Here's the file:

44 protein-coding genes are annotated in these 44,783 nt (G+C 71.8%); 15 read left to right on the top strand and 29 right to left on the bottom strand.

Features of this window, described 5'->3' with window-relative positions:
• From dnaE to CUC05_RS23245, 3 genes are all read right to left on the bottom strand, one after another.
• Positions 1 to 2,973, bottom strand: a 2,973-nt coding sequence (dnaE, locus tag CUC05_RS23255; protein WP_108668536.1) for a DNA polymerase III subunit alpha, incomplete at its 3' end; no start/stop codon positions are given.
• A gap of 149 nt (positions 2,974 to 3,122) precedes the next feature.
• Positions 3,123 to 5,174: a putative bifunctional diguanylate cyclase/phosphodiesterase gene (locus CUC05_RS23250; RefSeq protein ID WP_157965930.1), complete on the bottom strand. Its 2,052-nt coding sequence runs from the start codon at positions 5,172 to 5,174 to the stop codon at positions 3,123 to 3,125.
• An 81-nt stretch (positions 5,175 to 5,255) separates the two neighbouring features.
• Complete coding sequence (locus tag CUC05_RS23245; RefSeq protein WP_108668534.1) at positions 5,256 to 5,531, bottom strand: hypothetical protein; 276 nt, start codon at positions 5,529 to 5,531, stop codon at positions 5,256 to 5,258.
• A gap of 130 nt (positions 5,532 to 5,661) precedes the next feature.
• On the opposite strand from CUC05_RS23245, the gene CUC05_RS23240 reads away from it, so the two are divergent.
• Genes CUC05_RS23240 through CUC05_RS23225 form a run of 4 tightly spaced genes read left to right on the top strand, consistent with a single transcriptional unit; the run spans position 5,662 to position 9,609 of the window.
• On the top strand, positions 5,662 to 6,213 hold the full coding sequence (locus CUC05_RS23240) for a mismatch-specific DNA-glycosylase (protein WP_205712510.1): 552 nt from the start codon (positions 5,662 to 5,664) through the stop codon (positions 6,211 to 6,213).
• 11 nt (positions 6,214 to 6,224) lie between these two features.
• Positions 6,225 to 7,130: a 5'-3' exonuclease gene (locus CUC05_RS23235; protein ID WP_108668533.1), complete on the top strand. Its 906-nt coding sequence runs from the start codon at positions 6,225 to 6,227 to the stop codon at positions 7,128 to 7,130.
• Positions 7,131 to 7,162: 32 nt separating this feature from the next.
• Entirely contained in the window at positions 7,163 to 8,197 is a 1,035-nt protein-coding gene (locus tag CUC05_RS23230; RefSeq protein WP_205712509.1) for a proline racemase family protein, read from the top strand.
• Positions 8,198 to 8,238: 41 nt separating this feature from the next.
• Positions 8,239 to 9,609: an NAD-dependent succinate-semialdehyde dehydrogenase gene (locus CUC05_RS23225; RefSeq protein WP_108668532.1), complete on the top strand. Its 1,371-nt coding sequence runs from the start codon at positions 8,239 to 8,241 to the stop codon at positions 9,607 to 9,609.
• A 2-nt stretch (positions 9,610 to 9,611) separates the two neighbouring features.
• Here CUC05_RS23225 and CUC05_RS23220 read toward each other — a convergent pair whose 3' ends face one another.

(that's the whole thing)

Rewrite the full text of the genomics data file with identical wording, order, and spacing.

44 protein-coding genes are annotated in these 44,783 nt (G+C 71.8%); 15 read left to right on the top strand and 29 right to left on the bottom strand.

Features of this window, described 5'->3' with window-relative positions:
• From dnaE to CUC05_RS23245, 3 genes are all read right to left on the bottom strand, one after another.
• Positions 1 to 2,973, bottom strand: a 2,973-nt coding sequence (dnaE, locus tag CUC05_RS23255; protein WP_108668536.1) for a DNA polymerase III subunit alpha, incomplete at its 3' end; no start/stop codon positions are given.
• A gap of 149 nt (positions 2,974 to 3,122) precedes the next feature.
• Positions 3,123 to 5,174: a putative bifunctional diguanylate cyclase/phosphodiesterase gene (locus CUC05_RS23250; RefSeq protein ID WP_157965930.1), complete on the bottom strand. Its 2,052-nt coding sequence runs from the start codon at positions 5,172 to 5,174 to the stop codon at positions 3,123 to 3,125.
• An 81-nt stretch (positions 5,175 to 5,255) separates the two neighbouring features.
• Complete coding sequence (locus tag CUC05_RS23245; RefSeq protein WP_108668534.1) at positions 5,256 to 5,531, bottom strand: hypothetical protein; 276 nt, start codon at positions 5,529 to 5,531, stop codon at positions 5,256 to 5,258.
• A gap of 130 nt (positions 5,532 to 5,661) precedes the next feature.
• On the opposite strand from CUC05_RS23245, the gene CUC05_RS23240 reads away from it, so the two are divergent.
• Genes CUC05_RS23240 through CUC05_RS23225 form a run of 4 tightly spaced genes read left to right on the top strand, consistent with a single transcriptional unit; the run spans position 5,662 to position 9,609 of the window.
• On the top strand, positions 5,662 to 6,213 hold the full coding sequence (locus CUC05_RS23240) for a mismatch-specific DNA-glycosylase (protein WP_205712510.1): 552 nt from the start codon (positions 5,662 to 5,664) through the stop codon (positions 6,211 to 6,213).
• 11 nt (positions 6,214 to 6,224) lie between these two features.
• Positions 6,225 to 7,130: a 5'-3' exonuclease gene (locus CUC05_RS23235; protein ID WP_108668533.1), complete on the top strand. Its 906-nt coding sequence runs from the start codon at positions 6,225 to 6,227 to the stop codon at positions 7,128 to 7,130.
• Positions 7,131 to 7,162: 32 nt separating this feature from the next.
• Entirely contained in the window at positions 7,163 to 8,197 is a 1,035-nt protein-coding gene (locus tag CUC05_RS23230; RefSeq protein WP_205712509.1) for a proline racemase family protein, read from the top strand.
• Positions 8,198 to 8,238: 41 nt separating this feature from the next.
• Positions 8,239 to 9,609: an NAD-dependent succinate-semialdehyde dehydrogenase gene (locus CUC05_RS23225; RefSeq protein WP_108668532.1), complete on the top strand. Its 1,371-nt coding sequence runs from the start codon at positions 8,239 to 8,241 to the stop codon at positions 9,607 to 9,609.
• A 2-nt stretch (positions 9,610 to 9,611) separates the two neighbouring features.
• Here CUC05_RS23225 and CUC05_RS23220 read toward each other — a convergent pair whose 3' ends face one another.